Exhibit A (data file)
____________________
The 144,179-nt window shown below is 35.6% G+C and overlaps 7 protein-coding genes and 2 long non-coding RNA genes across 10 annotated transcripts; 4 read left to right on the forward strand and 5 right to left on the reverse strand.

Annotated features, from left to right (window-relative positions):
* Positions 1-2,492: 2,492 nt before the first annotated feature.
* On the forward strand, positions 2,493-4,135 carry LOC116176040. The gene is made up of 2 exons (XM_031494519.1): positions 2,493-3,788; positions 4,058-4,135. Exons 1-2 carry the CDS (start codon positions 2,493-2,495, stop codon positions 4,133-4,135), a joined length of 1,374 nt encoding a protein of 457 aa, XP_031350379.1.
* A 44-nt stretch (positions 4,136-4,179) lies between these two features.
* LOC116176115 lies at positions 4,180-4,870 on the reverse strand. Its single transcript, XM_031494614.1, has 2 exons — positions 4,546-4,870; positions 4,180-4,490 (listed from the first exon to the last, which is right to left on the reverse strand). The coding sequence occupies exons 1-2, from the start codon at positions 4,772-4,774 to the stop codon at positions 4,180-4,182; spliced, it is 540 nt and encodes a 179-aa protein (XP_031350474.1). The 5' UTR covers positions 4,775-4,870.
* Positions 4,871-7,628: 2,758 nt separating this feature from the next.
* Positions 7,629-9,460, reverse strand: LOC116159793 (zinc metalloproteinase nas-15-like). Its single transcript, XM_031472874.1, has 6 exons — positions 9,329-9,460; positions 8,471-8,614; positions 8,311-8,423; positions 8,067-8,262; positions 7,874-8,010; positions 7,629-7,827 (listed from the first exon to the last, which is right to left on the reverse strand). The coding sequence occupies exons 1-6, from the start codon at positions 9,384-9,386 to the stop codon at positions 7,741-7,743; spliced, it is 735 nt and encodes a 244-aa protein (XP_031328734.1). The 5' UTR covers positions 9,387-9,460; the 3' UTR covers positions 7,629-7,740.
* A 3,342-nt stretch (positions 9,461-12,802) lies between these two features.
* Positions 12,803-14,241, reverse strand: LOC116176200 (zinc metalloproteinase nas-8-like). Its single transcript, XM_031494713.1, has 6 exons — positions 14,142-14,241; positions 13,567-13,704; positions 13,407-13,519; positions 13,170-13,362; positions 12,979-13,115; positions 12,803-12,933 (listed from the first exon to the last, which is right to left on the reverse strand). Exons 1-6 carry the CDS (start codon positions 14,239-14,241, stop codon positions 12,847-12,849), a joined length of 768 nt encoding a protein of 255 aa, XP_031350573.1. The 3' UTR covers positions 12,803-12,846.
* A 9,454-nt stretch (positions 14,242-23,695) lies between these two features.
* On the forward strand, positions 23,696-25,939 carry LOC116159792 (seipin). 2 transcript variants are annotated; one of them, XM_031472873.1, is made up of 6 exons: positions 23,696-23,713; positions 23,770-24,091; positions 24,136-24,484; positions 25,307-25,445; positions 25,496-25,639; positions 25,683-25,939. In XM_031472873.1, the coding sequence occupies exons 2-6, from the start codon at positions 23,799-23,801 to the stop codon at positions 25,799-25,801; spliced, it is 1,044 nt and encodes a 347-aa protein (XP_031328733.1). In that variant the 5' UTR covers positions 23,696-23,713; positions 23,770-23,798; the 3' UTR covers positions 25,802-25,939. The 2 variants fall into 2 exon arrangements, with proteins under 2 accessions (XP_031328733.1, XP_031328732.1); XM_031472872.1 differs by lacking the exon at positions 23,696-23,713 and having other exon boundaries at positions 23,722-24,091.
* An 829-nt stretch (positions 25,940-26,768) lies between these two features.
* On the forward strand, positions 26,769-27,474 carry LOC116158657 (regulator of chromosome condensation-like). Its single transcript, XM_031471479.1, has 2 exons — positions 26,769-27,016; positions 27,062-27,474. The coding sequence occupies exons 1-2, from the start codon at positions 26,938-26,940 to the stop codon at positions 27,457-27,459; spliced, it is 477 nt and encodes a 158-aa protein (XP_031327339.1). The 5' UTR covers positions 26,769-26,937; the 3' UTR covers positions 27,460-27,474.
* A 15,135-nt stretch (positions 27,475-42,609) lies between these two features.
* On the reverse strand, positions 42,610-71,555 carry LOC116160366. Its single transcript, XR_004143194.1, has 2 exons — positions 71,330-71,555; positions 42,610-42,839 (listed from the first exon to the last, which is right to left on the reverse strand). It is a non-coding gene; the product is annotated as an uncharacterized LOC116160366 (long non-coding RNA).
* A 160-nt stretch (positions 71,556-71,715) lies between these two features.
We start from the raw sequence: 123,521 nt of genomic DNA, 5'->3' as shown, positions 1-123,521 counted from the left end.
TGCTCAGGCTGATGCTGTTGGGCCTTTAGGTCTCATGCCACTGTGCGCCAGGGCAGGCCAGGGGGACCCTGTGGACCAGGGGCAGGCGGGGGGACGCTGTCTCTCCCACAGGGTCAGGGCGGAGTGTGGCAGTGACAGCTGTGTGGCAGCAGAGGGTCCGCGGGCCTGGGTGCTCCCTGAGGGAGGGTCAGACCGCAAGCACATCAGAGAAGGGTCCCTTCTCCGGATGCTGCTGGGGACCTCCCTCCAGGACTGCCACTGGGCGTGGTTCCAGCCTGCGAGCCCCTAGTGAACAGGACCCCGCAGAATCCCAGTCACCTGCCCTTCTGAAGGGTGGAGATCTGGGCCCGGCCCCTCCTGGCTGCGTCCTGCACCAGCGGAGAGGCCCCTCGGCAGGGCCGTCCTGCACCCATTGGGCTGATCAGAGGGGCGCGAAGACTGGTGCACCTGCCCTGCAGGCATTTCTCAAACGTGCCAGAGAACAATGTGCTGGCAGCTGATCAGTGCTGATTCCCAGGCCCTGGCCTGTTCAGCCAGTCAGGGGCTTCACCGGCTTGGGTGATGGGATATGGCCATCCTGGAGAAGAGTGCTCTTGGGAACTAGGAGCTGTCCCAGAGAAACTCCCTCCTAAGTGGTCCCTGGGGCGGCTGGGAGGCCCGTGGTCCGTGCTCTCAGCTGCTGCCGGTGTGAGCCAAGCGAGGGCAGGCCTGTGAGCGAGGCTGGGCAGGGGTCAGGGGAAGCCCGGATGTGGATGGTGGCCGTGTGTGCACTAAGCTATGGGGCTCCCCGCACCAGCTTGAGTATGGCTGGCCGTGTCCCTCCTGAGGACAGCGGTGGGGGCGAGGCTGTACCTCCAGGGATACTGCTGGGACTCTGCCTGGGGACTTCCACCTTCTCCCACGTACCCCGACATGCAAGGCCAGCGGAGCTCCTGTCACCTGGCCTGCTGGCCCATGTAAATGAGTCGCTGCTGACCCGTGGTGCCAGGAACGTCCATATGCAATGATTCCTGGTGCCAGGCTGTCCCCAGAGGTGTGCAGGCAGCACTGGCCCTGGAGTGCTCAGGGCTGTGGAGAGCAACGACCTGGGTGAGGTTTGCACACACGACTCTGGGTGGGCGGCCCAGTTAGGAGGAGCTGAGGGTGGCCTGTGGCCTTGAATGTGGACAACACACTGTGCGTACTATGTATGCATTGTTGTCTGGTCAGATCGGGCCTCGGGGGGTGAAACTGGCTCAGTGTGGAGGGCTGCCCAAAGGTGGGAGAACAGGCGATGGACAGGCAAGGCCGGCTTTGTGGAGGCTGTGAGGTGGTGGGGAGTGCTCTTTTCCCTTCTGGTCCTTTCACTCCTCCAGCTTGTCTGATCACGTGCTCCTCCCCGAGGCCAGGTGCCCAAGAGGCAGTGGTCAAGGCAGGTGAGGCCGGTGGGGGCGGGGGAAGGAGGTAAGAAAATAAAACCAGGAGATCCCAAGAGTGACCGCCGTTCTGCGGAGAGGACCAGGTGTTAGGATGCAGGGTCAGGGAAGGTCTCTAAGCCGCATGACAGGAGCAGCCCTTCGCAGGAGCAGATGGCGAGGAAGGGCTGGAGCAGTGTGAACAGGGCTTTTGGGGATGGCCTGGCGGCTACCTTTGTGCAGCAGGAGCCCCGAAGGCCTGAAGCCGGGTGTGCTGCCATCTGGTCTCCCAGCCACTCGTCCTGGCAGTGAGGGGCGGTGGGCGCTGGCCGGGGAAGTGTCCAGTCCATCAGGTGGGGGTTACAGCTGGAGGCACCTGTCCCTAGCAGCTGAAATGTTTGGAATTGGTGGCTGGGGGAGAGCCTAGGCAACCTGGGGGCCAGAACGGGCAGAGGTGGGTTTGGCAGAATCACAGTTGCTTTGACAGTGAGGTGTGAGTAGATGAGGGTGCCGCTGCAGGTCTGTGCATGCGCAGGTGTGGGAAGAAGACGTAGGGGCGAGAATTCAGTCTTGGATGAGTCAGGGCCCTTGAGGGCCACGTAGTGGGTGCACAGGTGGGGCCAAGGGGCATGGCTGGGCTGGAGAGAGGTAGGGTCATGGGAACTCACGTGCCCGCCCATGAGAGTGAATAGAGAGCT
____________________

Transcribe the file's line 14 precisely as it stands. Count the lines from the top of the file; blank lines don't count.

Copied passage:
* On the forward strand, positions 26,769-27,474 carry LOC116158657 (regulator of chromosome condensation-like). Its single transcript, XM_031471479.1, has 2 exons — positions 26,769-27,016; positions 27,062-27,474. The coding sequence occupies exons 1-2, from the start codon at positions 26,938-26,940 to the stop codon at positions 27,457-27,459; spliced, it is 477 nt and encodes a 158-aa protein (XP_031327339.1). The 5' UTR covers positions 26,769-26,937; the 3' UTR covers positions 27,460-27,474.